East Hall 203D
Ph.D. - Boston College
M.A. - Boston College
B.A. - Gordon College
The bulk of my teaching responsibilities at the University of Hartford are methodological in nature and I teach to the full range of undergraduate, masters, and doctoral students.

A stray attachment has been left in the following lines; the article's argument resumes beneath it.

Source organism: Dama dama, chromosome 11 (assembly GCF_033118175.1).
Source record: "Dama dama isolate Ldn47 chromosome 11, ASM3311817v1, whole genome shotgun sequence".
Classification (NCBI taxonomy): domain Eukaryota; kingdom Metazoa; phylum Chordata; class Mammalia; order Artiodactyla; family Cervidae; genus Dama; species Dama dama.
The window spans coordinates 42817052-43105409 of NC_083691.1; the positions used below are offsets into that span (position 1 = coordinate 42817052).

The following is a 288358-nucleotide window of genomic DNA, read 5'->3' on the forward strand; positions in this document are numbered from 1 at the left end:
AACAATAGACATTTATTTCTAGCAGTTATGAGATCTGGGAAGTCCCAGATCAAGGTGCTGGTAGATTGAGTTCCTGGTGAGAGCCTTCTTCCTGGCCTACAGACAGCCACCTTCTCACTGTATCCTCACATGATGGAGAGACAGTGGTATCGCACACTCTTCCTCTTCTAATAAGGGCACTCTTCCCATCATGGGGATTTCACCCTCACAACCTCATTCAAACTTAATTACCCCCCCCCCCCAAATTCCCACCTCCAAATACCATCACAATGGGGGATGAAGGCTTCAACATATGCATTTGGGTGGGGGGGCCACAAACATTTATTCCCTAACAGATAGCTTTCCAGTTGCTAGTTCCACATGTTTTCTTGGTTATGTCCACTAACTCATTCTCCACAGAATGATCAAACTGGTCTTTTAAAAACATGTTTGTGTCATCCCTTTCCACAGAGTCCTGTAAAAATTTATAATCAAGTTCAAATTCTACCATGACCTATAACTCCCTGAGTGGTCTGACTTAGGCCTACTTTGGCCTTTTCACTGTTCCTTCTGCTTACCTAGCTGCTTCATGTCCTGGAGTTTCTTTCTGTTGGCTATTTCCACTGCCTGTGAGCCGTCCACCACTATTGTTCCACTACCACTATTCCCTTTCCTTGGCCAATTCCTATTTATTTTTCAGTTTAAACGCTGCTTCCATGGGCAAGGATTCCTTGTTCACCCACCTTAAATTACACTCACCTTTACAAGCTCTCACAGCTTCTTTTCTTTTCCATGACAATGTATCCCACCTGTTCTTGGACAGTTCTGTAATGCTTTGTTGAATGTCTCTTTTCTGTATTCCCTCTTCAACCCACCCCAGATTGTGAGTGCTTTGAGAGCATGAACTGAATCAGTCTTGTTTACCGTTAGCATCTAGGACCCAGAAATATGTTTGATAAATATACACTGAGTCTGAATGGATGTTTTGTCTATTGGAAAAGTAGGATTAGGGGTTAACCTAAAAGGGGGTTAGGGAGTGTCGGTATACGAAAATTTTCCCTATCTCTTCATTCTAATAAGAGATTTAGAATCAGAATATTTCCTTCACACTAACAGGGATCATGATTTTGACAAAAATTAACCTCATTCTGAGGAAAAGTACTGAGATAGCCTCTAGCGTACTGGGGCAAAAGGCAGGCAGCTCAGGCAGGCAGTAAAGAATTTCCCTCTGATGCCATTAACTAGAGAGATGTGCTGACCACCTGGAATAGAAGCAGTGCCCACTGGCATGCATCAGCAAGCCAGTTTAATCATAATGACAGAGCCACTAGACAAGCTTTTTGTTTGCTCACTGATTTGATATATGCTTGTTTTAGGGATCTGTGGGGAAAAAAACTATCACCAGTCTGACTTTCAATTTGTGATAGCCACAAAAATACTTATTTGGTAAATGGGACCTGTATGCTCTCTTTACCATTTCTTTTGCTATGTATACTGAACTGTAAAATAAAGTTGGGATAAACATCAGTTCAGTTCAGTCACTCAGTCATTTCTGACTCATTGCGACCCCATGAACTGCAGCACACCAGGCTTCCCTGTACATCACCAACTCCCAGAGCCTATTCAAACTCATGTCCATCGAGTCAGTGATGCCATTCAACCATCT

Along with classroom and academic experience, I have worked with colleagues on the development of many NIH proposals (e.g. NIDA, NCI). In my work as methodological/statistical consultant I have written the quantitative methods sections (and associated power analyses) for several R03, R21, and R01 proposals that have covered substantively diverse topics that utilize a wide variety of advanced statistics. My research experience is methodologically diverse. While overseas at the Institute of Social and Applied Psychology in Canterbury, England, for example, I designed, executed and analyzed a series of surveys and experiments that were all concerned with contact between members of different cultural groups and the relative effectiveness of strategies designed to improve intergroup relations (see for example Vivian, Hewstone, & Brown, 1997; Brown, Vivian, & Hewstone, 1999). As lead data analyst at the Hispanic Health Council, I was responsible for overseeing all aspects of the quantitative component of federally funded projects concerned with drug use and HIV risk behavior (e.g. Vivian et al, 2005). I have also worked very closely with Dr. Herns Marcelin, an anthropologist at the University of Miami, on a number of projects (see for example Marcelin, Vivian, DiClemente, & Page, 2005). Most recently, I worked with Dr. Marcelin as part of the Haitian Stabilization Initiative (HIS), a DOD-funded effort to assess international efforts to stabilize the Cite Soleil neighborhood of Porte Au Prince. I also collaborate with Dr. Susan Shaw, an anthropologist from the University of Arizona specializing in health literacy and health disparities research. My work with Dr. Shaw and other anthropologists has consolidated my commitment to, and enthusiasm for, mixed-method approaches to understanding issues of vital interest to communities and to public health.